Let's say that for the example I provided,
    the rows 2-5 (i.e. Programs 1-4) are dot products of row 1.

    So the dot-value that I'd be inputing into my equation for Program 4 would be "2", as long as no programs before it have been assigned that cover skill 1 or skill 13.

    _______________________________________________


    My use of "/" when saying "$50/dot-skill" or whatever is NOT a divided sign, it's simply saying $50 per dot-skill.



    ------------------------------------------------------

    If we run our formula on the 4 programs provided, we get a suboptimal allocation, right?
     
    Last edited: May 12, 2010
  13. May 12, 2010 #12

    Mark44

    Staff: Mentor

    I'm glad that one of us does!
    $/skill conveys to me the amount of dollars per (one) skill, not for all skills. When someone writes km/hr they mean kilometers per each hour, not the number of kilometers for all the hours.
    Please, no more "dot-skill." That's terrible! It adds complexity and reduces understandability!
    Then you need to examine the formula you came up with. You can build the per-skill costs into the program vectors by using the cost, rather than just a 1. E.g., here is program 4 revised: Program 4($50/skill)....: 50 0 0 0 0 0 0 0 0 0 0 0 50
     
  14. May 12, 2010 #13
    How would one output a solution though?
     
    Last edited: May 12, 2010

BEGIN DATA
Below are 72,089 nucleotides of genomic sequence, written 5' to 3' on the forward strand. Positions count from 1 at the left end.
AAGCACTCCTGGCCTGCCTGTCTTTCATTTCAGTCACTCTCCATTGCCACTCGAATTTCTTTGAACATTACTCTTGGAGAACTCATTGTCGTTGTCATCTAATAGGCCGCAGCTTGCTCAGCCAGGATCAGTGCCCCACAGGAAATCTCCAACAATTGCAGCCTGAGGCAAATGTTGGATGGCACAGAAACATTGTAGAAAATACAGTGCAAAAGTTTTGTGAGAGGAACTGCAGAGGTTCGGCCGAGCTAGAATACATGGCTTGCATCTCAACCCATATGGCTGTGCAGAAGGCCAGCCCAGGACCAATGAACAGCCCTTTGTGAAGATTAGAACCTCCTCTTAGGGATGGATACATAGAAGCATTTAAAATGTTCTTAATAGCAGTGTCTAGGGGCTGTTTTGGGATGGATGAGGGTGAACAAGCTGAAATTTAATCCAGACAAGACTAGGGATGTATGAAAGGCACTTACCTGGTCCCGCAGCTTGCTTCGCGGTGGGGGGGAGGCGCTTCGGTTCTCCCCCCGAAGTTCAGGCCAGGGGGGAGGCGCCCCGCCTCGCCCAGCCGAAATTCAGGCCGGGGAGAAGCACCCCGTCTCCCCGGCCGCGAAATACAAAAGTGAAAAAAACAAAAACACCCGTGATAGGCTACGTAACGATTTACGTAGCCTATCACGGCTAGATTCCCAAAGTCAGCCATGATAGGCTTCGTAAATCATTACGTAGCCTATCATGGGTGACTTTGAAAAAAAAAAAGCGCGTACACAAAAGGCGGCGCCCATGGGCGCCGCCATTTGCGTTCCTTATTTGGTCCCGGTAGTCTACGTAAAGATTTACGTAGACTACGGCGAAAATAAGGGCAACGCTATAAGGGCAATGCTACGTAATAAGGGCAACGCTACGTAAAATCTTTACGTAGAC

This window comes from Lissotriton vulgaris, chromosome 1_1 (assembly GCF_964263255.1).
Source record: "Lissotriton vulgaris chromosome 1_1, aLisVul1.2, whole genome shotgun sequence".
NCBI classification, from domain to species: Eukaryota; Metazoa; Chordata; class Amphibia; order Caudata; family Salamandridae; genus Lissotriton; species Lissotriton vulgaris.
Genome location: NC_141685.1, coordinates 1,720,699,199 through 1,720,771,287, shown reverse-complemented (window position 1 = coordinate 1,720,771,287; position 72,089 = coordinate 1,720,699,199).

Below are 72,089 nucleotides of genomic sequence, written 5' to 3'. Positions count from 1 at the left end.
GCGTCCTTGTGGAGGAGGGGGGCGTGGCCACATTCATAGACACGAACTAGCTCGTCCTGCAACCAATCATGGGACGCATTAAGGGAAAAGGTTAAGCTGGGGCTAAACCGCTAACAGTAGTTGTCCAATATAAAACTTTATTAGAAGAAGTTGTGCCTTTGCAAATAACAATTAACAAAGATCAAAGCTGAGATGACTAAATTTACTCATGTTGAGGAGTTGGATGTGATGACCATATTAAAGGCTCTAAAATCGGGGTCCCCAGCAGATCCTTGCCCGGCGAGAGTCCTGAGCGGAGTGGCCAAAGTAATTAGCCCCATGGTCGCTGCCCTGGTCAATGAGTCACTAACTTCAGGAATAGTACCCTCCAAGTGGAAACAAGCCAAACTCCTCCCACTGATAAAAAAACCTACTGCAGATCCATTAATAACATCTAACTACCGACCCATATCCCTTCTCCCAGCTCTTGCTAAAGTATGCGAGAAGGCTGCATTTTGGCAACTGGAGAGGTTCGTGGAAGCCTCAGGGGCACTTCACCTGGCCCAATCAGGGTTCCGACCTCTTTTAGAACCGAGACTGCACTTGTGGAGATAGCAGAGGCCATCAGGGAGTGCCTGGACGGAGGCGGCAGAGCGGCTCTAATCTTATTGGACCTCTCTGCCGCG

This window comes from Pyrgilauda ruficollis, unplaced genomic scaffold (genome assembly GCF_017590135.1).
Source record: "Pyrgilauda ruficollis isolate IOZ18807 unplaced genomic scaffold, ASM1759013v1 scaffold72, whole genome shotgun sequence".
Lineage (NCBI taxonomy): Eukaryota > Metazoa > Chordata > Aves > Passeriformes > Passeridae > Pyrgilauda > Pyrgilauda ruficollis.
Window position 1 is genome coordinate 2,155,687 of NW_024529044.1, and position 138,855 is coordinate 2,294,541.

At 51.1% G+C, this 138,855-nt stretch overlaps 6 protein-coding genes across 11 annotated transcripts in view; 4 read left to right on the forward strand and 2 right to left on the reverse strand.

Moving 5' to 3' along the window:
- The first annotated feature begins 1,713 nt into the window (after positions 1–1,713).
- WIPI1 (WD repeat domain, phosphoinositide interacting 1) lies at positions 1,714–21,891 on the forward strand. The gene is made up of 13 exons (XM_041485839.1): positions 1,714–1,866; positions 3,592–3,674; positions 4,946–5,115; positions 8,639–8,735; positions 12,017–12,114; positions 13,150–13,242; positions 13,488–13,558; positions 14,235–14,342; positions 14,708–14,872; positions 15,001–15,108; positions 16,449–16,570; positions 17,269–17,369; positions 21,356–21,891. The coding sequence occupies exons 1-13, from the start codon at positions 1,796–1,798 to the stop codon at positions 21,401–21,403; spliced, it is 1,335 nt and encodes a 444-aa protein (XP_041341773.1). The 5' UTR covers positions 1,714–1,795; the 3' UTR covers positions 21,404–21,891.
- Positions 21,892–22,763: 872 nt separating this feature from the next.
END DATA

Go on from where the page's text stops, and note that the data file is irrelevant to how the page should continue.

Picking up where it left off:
15. May 12, 2010 #14

    Mark44

    Staff: Mentor

    Since you are doing this in Excel, you could have some logic that chooses the optimal plan and displays the decision results in some cell.
     
  16. May 12, 2010 #15
    Thankyou so much for your help Mark.

    Perhaps there's a way, but I can't fathom a way of incorporating future iterations into the current iteration without some kind of mass simulation.

    Oh well, I guess I could try and formulate the problem in LINGO, somehow...

    What do you think of this, for Senior Manager, where x1, x3, x8, x10, x12 are the skills he needs to be covered, his salary is $250,000, 250 working days. Of course, in the constraints we can ignore the extra skills that the senior manager doesn't need.

    MINIMIZE z = x1+x3+x8+x10+x12;

    s.t.

    (500 - program cost) + (2 - number of days running)(250000 - salary)/(250) = x1 + x3 + x8
    600 + (3)(250000)/(250) = x1 + x8
    (800) + (4)(250000)/(250) = x10 + x12
    (1000) + (2)(250000)/(250) = x1 + x3 + x12
    .
    .


    I haven't got LINGO on this computer so I haven't had a chance to try it out xD

    The left side of the constraints are the total cost of the program, and the right side are the skills it covers that matches with the senior managers skills.

    Will this work?
     
    Last edited: May 13, 2010
  17. May 13, 2010 #16
    ^^^
    Nope, that model's totally wrong.
     
  18. May 18, 2010 #17
    Define Xij = 1 if employee class i is assigned to program j, 0 otherwise.
    Let Ai be the cost of program i.
    Let Bi be the salary of employee i.
    Let Di be the length of program i.
    Let Kij = 1 if employee i's jth skill must be trained.
    Let Qij = 1 if program i trains the jth skill.

    minimize [tex]\Sigma[/tex] [tex]\Sigma[/tex]Xij(Aj+DjBi/250)

    subject to

    XijQjk>= Kij for all i,k
    Xij= 0 or 1
     
    Last edited: May 18, 2010
  19. May 18, 2011 #18
    - Use the dual simplex method to solve the following LP:
    Max Z = -2X1 - X3
    s.t. X1 + X2 – X3 >= 5
    X1 - 2X2 + 4X3 >=8
    X1, X2, X3 >=0
     
Know someone interested in this topic? Share this thread via Reddit, Google+, Twitter, or Facebook




Similar Discussions: Operations research ><
  1. Math research (Replies: 9)

  2. Archimedes research (Replies: 3)

Loading...